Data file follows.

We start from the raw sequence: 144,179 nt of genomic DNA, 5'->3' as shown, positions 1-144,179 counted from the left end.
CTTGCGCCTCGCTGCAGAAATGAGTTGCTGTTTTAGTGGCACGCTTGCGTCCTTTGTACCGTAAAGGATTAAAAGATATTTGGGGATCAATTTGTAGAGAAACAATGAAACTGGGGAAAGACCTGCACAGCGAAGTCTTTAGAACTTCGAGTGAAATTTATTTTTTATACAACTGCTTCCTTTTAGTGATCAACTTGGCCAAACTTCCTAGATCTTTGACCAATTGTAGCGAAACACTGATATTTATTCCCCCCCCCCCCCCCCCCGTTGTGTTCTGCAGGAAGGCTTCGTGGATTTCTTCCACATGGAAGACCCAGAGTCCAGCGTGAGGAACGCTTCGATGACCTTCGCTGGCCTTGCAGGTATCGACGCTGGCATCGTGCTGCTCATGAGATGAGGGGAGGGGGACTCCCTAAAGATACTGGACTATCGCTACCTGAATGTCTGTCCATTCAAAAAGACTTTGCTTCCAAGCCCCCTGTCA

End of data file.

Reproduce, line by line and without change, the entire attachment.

We start from the raw sequence: 144,179 nt of genomic DNA, 5'->3' as shown, positions 1-144,179 counted from the left end.
CTTGCGCCTCGCTGCAGAAATGAGTTGCTGTTTTAGTGGCACGCTTGCGTCCTTTGTACCGTAAAGGATTAAAAGATATTTGGGGATCAATTTGTAGAGAAACAATGAAACTGGGGAAAGACCTGCACAGCGAAGTCTTTAGAACTTCGAGTGAAATTTATTTTTTATACAACTGCTTCCTTTTAGTGATCAACTTGGCCAAACTTCCTAGATCTTTGACCAATTGTAGCGAAACACTGATATTTATTCCCCCCCCCCCCCCCCCCGTTGTGTTCTGCAGGAAGGCTTCGTGGATTTCTTCCACATGGAAGACCCAGAGTCCAGCGTGAGGAACGCTTCGATGACCTTCGCTGGCCTTGCAGGTATCGACGCTGGCATCGTGCTGCTCATGAGATGAGGGGAGGGGGACTCCCTAAAGATACTGGACTATCGCTACCTGAATGTCTGTCCATTCAAAAAGACTTTGCTTCCAAGCCCCCTGTCA